Theranostics 2012; 2(4):392-402. doi:10.7150/thno.3722
Sodium Iodide Symporter for Nuclear Molecular Imaging and Gene Therapy: From Bedside to Bench and Back
Department of Nuclear Medicine, Kyungpook National University School of Medicine and Hospital, Daegu, South Korea
Molecular imaging, defined as the visual representation, characterization and quantification of biological processes at the cellular and subcellular levels within intact living organisms, can be obtained by various imaging technologies, including nuclear imaging methods. Imaging of normal thyroid tissue and differentiated thyroid cancer, and treatment of thyroid cancer with radioiodine rely on the expression of the sodium iodide symporter (NIS) in these cells. NIS is an intrinsic membrane protein with 13 transmembrane domains and it takes up iodide into the cytosol from the extracellular fluid. By transferring NIS function to various cells via gene transfer, the cells can be visualized with gamma or positron emitting radioisotopes such as Tc-99m, I-123, I-131, I-124 and F-18 tetrafluoroborate, which are accumulated by NIS. They can also be treated with beta- or alpha-emitting radionuclides, such as I-131, Re-186, Re-188 and At-211, which are also accumulated by NIS. This article demonstrates the diagnostic and therapeutic applications of NIS as a radionuclide-based reporter gene for trafficking cells and a therapeutic gene for treating cancers.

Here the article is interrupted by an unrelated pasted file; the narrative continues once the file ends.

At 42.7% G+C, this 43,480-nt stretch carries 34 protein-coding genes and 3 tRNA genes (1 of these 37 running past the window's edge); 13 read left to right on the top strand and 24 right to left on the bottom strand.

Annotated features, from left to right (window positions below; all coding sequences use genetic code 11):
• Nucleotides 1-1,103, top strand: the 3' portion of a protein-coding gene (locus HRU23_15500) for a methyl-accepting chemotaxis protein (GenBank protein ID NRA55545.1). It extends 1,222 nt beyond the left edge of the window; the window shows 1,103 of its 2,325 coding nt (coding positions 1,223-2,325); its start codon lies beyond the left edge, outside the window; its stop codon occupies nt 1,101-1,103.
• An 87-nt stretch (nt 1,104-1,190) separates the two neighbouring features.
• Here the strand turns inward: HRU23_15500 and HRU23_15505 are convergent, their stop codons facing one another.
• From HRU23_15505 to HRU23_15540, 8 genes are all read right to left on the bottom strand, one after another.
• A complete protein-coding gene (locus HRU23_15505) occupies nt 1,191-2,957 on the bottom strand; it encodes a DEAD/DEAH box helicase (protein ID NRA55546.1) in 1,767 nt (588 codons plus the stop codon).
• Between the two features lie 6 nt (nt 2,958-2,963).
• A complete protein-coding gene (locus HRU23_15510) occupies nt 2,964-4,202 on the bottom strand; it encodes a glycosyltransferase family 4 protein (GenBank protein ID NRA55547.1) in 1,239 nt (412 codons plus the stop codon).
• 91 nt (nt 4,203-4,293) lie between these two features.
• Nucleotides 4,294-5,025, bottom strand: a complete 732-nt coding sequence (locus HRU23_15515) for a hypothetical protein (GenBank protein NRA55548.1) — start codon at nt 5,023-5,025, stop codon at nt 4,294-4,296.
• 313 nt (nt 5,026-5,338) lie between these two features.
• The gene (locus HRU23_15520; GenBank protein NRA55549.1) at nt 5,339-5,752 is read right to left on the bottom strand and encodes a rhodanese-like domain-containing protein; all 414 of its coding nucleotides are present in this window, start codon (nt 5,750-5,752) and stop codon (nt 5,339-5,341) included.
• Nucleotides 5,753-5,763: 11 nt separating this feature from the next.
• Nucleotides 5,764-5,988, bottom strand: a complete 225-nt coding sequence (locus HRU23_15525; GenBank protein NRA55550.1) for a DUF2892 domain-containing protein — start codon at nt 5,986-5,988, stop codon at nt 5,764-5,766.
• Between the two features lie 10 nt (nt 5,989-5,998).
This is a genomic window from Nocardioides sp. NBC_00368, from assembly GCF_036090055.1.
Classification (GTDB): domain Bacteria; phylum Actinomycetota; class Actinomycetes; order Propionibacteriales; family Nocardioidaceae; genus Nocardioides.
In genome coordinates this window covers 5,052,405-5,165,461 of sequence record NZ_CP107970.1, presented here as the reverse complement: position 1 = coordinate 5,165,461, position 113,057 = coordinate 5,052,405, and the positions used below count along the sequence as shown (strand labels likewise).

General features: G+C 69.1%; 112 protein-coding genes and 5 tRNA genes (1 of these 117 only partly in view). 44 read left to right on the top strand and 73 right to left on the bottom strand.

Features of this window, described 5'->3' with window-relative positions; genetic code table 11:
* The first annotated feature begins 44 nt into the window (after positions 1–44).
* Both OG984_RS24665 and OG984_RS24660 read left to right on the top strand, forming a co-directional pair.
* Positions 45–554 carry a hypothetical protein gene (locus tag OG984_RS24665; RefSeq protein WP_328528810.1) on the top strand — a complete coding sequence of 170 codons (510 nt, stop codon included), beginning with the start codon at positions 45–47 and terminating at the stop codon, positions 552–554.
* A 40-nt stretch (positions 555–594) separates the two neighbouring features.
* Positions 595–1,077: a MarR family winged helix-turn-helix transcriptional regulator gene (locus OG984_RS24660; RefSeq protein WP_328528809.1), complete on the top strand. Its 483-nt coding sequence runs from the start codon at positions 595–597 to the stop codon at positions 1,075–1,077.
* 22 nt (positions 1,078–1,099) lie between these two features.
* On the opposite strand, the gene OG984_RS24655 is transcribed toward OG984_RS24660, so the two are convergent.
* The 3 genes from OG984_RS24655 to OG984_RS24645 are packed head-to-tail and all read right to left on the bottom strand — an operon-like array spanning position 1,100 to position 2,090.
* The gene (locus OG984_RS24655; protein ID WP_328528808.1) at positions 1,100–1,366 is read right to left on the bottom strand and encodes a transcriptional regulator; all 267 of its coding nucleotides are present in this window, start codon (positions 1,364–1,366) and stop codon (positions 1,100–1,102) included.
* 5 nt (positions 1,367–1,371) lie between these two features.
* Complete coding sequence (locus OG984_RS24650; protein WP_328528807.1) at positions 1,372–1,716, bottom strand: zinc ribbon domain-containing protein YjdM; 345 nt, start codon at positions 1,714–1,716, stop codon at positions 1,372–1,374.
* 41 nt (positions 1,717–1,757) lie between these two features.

Keywords: sodium iodide symporter, molecular imaging, radionuclide-based imaging, gene therapy, radionuclide.
Ahn BC. Sodium Iodide Symporter for Nuclear Molecular Imaging and Gene Therapy: From Bedside to Bench and Back. Theranostics 2012; 2(4):392-402. doi:10.7150/thno.3722. Available from http://www.thno.org/v02p0392.htm